June 19, 2012
Last week was an interesting week for those who practice immigration law. The week started out with the unfortunate, but expected news that the ”cap” of 65,000 visas had been reached for the H-1B program. H-1B visas are temporary working visas given to those who have at least a four-year bachelor’s degree or the equivalent. These are given for work in ”specialty occupations” that require someone with those credentials.
Even though every H-1B employee is responsible for the creation of an average of five new jobs for American workers, our immigration system only allows for 65,000 H-1B visas each fiscal year, which runs from Oct. 1 to Sept. 30. The earliest application date for this program is six months prior to the start of the next fiscal year, so this means that an employer now has to wait until April 1, 2013, to apply for the H-1B worker, who cannot even start employment until Oct. 1, 2013.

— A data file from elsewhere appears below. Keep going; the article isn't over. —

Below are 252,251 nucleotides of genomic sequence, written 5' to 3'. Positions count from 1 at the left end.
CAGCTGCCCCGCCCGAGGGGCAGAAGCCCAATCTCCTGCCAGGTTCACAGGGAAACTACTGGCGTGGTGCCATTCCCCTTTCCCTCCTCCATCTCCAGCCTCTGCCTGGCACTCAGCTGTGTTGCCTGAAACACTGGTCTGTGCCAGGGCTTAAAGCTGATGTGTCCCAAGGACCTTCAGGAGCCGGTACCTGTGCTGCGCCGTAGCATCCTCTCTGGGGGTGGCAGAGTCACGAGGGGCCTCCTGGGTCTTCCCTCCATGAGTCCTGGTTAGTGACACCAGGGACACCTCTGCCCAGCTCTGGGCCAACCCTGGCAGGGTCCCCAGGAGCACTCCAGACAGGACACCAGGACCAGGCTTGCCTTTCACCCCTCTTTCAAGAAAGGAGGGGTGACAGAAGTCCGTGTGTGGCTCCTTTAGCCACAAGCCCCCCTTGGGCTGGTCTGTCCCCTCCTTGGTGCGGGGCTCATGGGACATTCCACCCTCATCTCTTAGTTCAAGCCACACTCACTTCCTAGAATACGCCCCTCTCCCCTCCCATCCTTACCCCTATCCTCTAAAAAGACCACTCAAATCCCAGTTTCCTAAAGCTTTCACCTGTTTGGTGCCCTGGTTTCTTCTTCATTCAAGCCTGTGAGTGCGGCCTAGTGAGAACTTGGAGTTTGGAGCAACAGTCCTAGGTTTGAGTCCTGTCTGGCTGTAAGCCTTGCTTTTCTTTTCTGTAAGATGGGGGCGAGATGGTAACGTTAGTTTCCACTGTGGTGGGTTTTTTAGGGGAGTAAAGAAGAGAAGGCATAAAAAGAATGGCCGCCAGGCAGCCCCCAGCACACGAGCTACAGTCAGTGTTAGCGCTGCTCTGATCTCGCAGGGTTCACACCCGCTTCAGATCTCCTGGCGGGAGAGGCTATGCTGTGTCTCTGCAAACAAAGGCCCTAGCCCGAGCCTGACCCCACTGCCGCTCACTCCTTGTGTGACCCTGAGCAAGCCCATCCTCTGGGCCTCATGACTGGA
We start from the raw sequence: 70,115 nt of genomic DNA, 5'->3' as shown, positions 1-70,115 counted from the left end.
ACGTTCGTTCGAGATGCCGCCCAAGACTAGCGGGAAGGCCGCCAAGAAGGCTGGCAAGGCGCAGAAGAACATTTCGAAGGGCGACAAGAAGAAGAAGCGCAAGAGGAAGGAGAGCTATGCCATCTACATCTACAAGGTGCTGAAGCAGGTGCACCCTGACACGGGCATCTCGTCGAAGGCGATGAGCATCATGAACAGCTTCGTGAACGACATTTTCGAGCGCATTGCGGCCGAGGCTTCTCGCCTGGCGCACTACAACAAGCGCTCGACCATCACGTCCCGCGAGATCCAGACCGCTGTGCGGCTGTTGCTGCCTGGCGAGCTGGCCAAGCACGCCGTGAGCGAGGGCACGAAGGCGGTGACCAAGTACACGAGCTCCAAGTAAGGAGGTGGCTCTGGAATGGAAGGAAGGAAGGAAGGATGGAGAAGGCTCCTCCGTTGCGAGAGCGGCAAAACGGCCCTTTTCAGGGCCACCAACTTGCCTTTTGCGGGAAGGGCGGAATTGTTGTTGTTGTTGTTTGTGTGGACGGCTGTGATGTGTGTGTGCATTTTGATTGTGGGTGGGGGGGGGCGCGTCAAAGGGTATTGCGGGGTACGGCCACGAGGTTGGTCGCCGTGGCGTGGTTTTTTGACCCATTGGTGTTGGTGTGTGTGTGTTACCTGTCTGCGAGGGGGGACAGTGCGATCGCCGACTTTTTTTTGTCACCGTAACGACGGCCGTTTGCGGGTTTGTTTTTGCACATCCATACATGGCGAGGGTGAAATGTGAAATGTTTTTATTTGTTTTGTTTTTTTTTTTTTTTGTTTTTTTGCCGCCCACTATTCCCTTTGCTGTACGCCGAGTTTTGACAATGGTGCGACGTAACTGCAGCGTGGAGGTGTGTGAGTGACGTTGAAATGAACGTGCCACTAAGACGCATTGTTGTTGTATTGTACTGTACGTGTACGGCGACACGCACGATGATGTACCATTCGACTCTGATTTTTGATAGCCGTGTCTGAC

For our U.S. businesses and industries who need these employees, that is unacceptable. For the foreign national employees, many of whom were educated in the United States, it is unfair. Add to this the backlog of employment-based green card applications, and well, it will just be easier for these educated, skilled workers to take their talent, creativity and energy elsewhere, like Canada, Australia or a host of other countries that are openly seeking such valued employees.